To examine how air pollution affects park visitation, we combine monthly park-level visitation statistics with monitor readings of ozone pollution at parks and use fixed-effect and instrumental variable (IV) estimation strategies. We use the monthly average of daily maximum 8-hour ozone concentrations in each park (maximum ozone) as our ozone pollution measure. Alternative specifications are shown in the Supplementary Materials. All results use data from 1990 to 2014 for the same 33 parks included in our trend analysis.

Column 1 of Table 1 presents the fixed-effects estimate of the response of monthly log visitation to maximum ozone. All regressions in Table 1 control for weather, common seasonal factors across parks (month fixed effects), and unobserved annual factors specific to each park (park-by-year fixed effects). The fixed-effect (FE) estimate suggests that a 1-ppb increase in maximum ozone is associated with a 1.6% decrease in monthly park visitation.

Table 1 Estimated impact of monthly average maximum ozone concentrations (parts per billion) in national parks on log visitation from 1990 to 2014.

All specifications include weather controls, park-by-year FE and month-of-year FEs. Column 2 instruments in-park monthly average maximum ozone using ozone concentrations from upwind counties. Column 3 examines the effects of ozone by season. Values in parentheses are robust SEs (standard errors) clustered at the park using a bootstrap procedure with 500 replications. ***P < 0.01, **P < 0.05, and *P < 0.1. The Stock-Yogo weak identification critical value for the Kleibergen-Paap F test is 16.38 for a 10% maximal IV bias relative to ordinary least squares.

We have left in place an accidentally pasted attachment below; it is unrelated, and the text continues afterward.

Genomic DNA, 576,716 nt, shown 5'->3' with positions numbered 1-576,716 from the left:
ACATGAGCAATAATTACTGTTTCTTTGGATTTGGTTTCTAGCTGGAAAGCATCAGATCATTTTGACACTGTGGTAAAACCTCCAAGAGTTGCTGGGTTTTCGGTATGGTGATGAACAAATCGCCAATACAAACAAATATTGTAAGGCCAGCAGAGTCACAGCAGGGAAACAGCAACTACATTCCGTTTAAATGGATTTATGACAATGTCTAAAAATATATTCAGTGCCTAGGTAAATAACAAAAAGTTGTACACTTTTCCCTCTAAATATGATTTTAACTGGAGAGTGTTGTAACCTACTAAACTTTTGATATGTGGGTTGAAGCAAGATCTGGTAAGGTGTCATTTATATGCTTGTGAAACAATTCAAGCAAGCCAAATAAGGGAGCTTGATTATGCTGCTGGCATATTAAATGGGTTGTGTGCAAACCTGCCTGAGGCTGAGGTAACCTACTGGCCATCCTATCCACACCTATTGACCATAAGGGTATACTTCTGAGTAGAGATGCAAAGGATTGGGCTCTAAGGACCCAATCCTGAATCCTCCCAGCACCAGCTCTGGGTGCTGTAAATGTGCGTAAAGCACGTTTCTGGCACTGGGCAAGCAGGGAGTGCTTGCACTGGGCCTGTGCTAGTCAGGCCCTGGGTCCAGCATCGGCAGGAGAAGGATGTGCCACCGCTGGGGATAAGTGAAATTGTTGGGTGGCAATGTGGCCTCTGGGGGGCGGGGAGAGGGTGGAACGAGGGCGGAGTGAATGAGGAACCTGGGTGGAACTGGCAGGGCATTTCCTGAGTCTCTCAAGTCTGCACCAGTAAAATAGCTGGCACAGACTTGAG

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Automobiles are a significant source of nitrous oxides (NOx), and both cars and vegetation produce volatile organic compounds (VOCs). Both are chemical precursors to ozone (4, 25). Automobiles at national parks emit these precursors, potentially biasing our estimates of visitation responses. Specifically, if visitation causes more ozone in parks, our FE estimates will be biased downward in magnitude, and we will understate the negative association between pollution and visitation. We use an IV strategy to address this confounding effect and to address potential measurement error in park ozone readings. We use the average of maximum ozone in 20 upwind counties from each national park as our instrument for monthly park ozone concentrations. Column 2 of Table 1 presents the IV estimates. A 1-ppb increase in maximum ozone is associated with a 3.9% decrease in monthly park visitation. The larger estimated impact from the IV specification is consistent with visitation contributing to ozone formation in parks and measurement error.

Column 3 of Table 1 and Fig. 2A display estimates from the same regression as in column 1 but allow maximum ozone to have a differential effect across seasons. We find the largest negative estimates in the summer and fall, where a 1-ppb increase in maximum ozone is associated with a 2 and 1.5% reduction in visitation, respectively. Also, park visitation is highest during these two seasons. The seasonal effects are not estimated using the IV strategy and, therefore, are likely lower-bound effects.